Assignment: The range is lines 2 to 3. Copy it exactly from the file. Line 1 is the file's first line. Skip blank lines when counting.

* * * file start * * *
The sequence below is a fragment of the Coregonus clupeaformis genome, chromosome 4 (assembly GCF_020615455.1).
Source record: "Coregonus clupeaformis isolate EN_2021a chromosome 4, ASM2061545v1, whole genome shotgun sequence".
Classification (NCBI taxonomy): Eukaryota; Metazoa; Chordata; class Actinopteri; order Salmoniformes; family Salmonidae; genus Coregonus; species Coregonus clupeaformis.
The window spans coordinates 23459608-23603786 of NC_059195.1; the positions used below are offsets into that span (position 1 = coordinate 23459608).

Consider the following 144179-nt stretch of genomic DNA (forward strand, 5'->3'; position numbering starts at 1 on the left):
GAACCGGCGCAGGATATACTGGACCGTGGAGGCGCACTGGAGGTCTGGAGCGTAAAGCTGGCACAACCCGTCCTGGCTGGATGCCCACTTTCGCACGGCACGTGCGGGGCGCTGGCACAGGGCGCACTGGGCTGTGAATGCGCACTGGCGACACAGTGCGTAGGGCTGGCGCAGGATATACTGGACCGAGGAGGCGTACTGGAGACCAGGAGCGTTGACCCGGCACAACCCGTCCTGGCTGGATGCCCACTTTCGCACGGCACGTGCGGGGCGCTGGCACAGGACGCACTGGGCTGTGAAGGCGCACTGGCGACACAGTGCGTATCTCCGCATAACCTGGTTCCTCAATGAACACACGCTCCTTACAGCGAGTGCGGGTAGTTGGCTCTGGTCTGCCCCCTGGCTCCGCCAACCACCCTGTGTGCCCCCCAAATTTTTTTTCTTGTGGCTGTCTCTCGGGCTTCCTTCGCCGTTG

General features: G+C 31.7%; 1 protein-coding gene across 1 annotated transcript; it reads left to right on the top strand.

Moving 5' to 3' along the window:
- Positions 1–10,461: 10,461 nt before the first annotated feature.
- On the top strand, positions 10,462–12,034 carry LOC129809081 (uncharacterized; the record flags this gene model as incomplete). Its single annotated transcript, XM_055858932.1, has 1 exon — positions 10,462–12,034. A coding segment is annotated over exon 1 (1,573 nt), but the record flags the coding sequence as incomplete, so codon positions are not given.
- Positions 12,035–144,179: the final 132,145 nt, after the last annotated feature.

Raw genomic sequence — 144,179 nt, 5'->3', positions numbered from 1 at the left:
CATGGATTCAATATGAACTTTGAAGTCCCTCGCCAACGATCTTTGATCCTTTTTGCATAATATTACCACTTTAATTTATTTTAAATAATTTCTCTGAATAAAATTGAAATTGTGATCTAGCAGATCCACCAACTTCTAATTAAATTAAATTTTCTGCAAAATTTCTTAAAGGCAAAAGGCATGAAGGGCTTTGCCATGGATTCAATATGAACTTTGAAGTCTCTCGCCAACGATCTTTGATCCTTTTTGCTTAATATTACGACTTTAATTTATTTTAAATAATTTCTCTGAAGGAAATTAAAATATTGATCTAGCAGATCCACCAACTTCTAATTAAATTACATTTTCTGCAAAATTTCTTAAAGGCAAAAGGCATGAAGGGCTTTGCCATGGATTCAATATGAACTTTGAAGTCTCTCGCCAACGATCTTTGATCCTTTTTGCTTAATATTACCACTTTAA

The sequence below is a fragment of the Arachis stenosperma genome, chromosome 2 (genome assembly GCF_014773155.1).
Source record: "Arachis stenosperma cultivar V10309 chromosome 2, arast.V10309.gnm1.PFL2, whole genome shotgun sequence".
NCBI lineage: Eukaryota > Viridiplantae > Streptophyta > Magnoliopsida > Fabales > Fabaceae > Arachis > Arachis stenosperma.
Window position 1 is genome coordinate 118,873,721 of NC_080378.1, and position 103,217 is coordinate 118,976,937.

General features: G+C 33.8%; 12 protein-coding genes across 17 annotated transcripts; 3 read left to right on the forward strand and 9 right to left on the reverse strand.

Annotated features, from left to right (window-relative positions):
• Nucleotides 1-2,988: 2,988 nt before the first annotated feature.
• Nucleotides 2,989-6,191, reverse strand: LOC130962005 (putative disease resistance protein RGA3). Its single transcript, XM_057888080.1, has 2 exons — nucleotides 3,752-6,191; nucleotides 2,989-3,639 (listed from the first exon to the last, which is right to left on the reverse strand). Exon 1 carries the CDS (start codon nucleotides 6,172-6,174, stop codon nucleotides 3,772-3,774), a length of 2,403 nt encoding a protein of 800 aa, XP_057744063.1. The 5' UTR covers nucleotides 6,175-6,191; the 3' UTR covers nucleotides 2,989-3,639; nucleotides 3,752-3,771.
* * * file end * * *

Source record: "Coregonus clupeaformis isolate EN_2021a chromosome 4, ASM2061545v1, whole genome shotgun sequence".
Classification (NCBI taxonomy): Eukaryota; Metazoa; Chordata; class Actinopteri; order Salmoniformes; family Salmonidae; genus Coregonus; species Coregonus clupeaformis.